As House and Senate lawmakers on Beacon Hill put finishing touches on landmark education funding legislation, one critical issue has yet to be resolved: Should Massachusetts’ Department of Elementary and Secondary Education be able to influence how school districts use the substantial increase in state funding?
We strongly believe DESE must play a robust role in ensuring that the Student Opportunity Act’s $1.5 billion investment impacts the learning experiences and outcomes of the substantial number of students who continue to be underserved in Massachusetts schools.
We know the power of education firsthand. Education saved both of our lives. As a child who lost both parents to illness before age 12, rich educational experiences in New York City public schools with outstanding, caring educators made all the difference to John. For Chynah, comprehensive educational options in Boston, along with trauma-informed environments and student accountability systems, provided a pathway to success after losing a central family member to gun violence in the fifth grade. And it was, in fact, in a school where we first met — one a student and the other her principal.
Between us, we have spent decades fighting for educational justice in districts both in Massachusetts and across the country. One critical lesson from this work is that improving opportunity and outcomes for historically underserved students — students of color, students from low-income families, English learners and students with disabilities — often necessitates difficult changes in the hearts and minds of adults. It compels changes in the ways schools and districts use resources, and in educators’ day-to-day practices. Another is that — due to both capacity challenges and local politics — such changes rarely happen without outside pressure and support. Ensuring that additional funding leads to improved learning experiences for underserved students requires the right balance of local flexibility with state oversight.
The Massachusetts House of Representatives’ version of the Student Opportunity Act strikes this balance. It gives districts ample leeway in how to use additional funding to advance student outcomes. But it also charges DESE with setting goals for addressing disparities in student achievement, reviewing district plans to ensure they meet the bill’s requirements, and requiring modifications where necessary.
In a state with some of the biggest inequities in educational quality, such state oversight is critical. Today, underserved students in Massachusetts get less of every kind of resource critical to student success. They are less likely than their peers to have access to rigorous learning opportunities, both formal — like accelerated and AP classes — and informal — such as quality assignments. They are less likely to be taught by the state’s more effective teachers or by teachers who look like them. They are more likely to face harsh disciplinary actions that reduce their time in class without receiving key social-emotional supports — like access to school counselors — that they need to thrive.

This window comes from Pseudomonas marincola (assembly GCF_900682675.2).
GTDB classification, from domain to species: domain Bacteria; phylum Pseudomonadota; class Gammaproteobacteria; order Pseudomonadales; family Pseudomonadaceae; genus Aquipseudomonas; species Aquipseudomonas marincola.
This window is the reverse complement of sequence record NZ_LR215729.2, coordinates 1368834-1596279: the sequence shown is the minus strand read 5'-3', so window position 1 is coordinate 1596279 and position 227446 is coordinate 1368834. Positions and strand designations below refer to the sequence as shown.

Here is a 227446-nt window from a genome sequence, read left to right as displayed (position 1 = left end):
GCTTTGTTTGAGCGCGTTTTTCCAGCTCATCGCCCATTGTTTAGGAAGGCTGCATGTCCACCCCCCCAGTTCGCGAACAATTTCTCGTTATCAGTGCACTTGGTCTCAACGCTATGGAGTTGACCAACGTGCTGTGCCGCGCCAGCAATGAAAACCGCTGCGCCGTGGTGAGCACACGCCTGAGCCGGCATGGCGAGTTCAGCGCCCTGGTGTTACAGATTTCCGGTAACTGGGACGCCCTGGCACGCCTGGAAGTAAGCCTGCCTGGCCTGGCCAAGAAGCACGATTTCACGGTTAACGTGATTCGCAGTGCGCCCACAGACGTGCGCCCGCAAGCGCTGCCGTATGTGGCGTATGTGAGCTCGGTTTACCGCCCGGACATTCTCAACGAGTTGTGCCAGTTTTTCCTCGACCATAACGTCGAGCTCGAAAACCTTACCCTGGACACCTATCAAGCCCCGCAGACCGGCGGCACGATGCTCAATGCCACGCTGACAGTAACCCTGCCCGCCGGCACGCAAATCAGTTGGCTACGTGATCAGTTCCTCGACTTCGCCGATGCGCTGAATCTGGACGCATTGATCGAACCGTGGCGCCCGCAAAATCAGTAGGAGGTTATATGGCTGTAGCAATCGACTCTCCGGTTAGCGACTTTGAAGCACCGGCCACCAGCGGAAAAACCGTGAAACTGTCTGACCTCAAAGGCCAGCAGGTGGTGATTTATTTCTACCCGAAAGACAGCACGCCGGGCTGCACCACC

The latest National Assessment of Educational Progress results are just one example of the consequences of these disparities. In all four subjects/grades tested on NAEP, Massachusetts’ proficiency rates for students from low-income backgrounds fell below 30 percent — half the rates of their higher income peers. In both reading and math, proficiency rates for black and Latinx eighth graders hovered around 25 percent — again, half the rates for their white peers. Furthermore, the state’s performance declined in every subject and grade tested on NAEP at rates higher than national averages, often with bigger declines for students from low-income families than for their higher income peers.
The funding commitments in the Student Opportunity Act are critical to turning these patterns around. But it is how new dollars are used that will ultimately determine whether Massachusetts can shift from being No. 1 for some in education to No. 1 for all. Local educators and education leaders in collaboration with families and community advocates should drive educational improvement efforts, including identifying the right evidence-based strategies for their students. But when district capacity is lacking, or when local politics get in the way, DESE must have the power to give students who have too long been underserved in the Commonwealth the opportunities they deserve to succeed.
John B. King is president and CEO of the Education Trust. He served as US secretary of education in the Obama administration. State Representative Chynah Tyler is a member of the Legislature’s Joint Committee on Education.